In 1867, the Russian Minister to the United States (Baron Edouard
Stoeckl) signed an agreement with the U.S. Secretary of State (William H. Seward). This
agreement, criticized as "Sewards Folly" and "Sewards
Icebox," transferred ownership of the Alaskan territory to the U.S. for $7.2 million.
Few people could see any use for the vast (586,000 square miles) frozen land, and so this
was not a popular move. |
Alaska became a military outpost, governed by the Navy. The
First Organic Act (1884) made Alaska a civil and judicial district and provided the
territory with judges, clerks, and marshals. The legal structure followed the general
legal code of the Oregon (who knows why?). Thirteen officials governed a population of
32,000 people, of which only 430 were white settlers.
Despite the expectations of many settlers, Alaska did not do as the western states and
move right on into statehood. Instead, it remained a territory. Remember, this was right
after the U.S. Civil War, and Reconstruction was draining state and national coffers. So,
people in the contiguous states had little interest in devoting resources to what they saw
as a remote and barren land. Criticism of Seward remained high during this time.
The Klondike Gold Rush (1897 to 1898) began to change things. The discovery of gold in
Ester, Fairbanks, and Dawson City had an effect similar to what happened in California.
From 1890 to 1900, over 30,000 people moved to Alaska. However, this didnt bring
Alaska any closer to statehood, because of the colonial economy.
The wealth discovered
there did not go toward investing in Alaska. Instead, it flowed out to the pockets of
people like J.P. Morgan and the Guggenheims "back home." A classic carpetbagger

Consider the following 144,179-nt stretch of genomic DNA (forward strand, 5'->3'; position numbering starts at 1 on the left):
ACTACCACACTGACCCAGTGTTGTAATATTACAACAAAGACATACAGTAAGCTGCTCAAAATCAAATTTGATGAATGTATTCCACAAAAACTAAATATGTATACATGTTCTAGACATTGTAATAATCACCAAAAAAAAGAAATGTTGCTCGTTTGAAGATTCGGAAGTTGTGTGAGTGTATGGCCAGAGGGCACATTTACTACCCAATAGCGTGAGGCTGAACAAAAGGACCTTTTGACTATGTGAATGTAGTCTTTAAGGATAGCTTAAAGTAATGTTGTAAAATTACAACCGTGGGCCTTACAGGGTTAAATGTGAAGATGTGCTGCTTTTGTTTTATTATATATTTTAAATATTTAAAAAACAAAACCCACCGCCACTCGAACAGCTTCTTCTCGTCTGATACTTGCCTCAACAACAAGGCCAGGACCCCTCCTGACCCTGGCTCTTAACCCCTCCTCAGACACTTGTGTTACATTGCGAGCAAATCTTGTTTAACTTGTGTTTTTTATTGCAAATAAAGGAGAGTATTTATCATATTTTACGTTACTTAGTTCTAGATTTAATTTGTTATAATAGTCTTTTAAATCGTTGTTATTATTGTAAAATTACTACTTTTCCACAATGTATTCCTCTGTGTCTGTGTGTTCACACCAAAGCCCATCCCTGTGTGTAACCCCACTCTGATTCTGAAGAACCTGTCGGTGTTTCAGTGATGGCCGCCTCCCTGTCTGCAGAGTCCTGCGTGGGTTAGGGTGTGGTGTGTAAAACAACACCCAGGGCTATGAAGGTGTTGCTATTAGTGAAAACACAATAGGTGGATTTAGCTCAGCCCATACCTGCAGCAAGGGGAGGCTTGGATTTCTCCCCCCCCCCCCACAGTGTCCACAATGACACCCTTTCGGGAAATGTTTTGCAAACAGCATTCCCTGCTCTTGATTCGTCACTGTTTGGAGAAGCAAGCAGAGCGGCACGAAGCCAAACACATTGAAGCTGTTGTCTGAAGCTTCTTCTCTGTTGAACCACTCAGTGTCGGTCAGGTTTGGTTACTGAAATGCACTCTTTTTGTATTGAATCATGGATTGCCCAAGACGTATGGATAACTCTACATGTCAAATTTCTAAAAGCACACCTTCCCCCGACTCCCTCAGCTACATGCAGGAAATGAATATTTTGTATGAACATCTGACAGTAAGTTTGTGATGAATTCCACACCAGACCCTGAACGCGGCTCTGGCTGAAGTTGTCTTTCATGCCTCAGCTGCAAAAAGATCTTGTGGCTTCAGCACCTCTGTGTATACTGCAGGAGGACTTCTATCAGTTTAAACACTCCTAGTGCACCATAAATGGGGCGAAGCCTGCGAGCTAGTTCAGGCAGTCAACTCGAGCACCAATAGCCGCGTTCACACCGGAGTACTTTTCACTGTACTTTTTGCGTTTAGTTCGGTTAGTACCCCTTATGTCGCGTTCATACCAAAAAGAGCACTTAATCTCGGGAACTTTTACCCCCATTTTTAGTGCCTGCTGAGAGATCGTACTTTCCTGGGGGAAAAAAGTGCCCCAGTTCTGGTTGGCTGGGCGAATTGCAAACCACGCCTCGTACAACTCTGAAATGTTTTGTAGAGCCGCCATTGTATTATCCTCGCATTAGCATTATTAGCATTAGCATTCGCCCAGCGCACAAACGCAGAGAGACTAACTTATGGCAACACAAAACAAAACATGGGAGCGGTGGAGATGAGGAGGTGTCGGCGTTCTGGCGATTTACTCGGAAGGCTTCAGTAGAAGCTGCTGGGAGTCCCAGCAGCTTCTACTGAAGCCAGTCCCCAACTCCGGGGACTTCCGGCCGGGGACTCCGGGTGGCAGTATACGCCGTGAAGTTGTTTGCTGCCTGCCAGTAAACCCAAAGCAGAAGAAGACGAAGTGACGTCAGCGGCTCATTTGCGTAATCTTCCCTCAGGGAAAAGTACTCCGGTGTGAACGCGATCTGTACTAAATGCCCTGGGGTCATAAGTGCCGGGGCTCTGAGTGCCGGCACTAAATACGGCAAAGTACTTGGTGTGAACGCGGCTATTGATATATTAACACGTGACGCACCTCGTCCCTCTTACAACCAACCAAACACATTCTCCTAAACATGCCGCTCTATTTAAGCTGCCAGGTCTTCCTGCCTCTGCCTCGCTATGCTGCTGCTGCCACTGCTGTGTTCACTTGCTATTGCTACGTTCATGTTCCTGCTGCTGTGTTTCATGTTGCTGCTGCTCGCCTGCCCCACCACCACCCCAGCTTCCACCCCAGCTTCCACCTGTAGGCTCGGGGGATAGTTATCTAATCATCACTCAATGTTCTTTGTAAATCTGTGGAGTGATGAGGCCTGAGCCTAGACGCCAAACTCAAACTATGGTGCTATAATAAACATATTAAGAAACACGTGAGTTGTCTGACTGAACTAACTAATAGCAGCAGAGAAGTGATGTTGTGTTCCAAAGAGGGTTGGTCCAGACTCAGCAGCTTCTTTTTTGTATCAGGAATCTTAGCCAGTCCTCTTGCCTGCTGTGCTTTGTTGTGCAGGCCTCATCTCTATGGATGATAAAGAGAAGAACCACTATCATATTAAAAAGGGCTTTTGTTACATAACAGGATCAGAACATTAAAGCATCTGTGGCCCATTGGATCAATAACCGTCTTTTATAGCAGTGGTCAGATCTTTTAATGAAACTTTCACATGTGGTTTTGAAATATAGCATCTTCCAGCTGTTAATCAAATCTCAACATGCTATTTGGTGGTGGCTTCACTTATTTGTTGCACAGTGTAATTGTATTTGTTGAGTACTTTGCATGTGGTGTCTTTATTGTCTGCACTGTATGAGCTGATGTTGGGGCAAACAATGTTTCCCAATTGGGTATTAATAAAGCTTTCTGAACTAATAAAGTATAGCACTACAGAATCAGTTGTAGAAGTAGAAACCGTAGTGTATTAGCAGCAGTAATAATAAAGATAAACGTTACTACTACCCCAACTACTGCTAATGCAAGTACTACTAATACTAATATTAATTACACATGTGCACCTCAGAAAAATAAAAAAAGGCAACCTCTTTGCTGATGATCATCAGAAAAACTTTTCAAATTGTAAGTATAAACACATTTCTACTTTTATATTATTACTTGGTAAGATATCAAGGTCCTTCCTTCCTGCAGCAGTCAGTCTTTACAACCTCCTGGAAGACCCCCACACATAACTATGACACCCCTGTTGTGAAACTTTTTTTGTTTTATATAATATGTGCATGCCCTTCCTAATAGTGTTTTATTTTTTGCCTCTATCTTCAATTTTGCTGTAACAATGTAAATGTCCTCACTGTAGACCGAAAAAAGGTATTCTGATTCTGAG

situation emerged, and there was little the U.S. Government actually did to care for the
President McKinleys administration became alarmed at this, and began working
toward improvement. By the time of the Taft administration, Teddy Roosevelt and President
Taft were at each others throats about Alaska issues. This friction in the
Republican Party cost Taft his re-election in 1912. With the election of Woodrow Wilson,
U.S. History changed directions.
In 1912, Congress passed the Second Organic Act. This made Alaska an official U.S.
Territory and provided for an elected legislature of 8 senators and 16 house members. But,
this was a weak body. Congress retained approval control over their decisions, and usually
denied approval. This arrangement, a thorn in the sides of Alaskans, prompted efforts for
further reform. This was, however, an uphill battle. The 46th and 47th
states (New Mexico and Arizona) converted from contiguous territories in 1912. But
non-contiguous, thinly populated territories (Alaska, Hawaii, and Puerto Rico) didnt
have the same cachet. And there was no political convenience working in Alaskas
favor. Consider, for example, when Nevada, with only 20,000 people, became a state in
1864. This gave Lincoln the votes he needed for re-election and for ratifying the 13th
Amendment (which abolished slavery).
By 1916, 58,000 people lived in Alaska. That was when the first bill to make Alaska a
state went to Congress. President Harding visited Alaska in 1923, but that didnt
move things forward. A whole series of legislation that favored special interests at the
expense of Alaska and its residents continued to roll out of Congress.
With the Great Depression came a calamitous drop in Alaskan revenue. Roosevelt put
together some programs designed to help Alaskans: the National Reforestation Act of 1933,
the 1935 Matanuska Valley colonization project, and various public works projects are
Not much really came of these measures, but the reaction to Hitler and his cohorts
changed all that.
After nine years of listening to lobbying efforts to provide Alaska with some serious
military installations, Congress finally relented. This was in 1942, after Japan bombed
Pearl Harbor and occupied the Attu and Kiska islands on the Aleutian Chain. Suddenly,
military mobilization became a hot issue. Congress sent billions of dollars to Alaska to
build the 1500-mile long Alaska-Canada (ALCAN) highway, which ran from Fairbanks to
Whitehorse (in the Yukon Territory). They spent even more to capture and fortify the
Aleutian islands and build military bases throughout Alaska.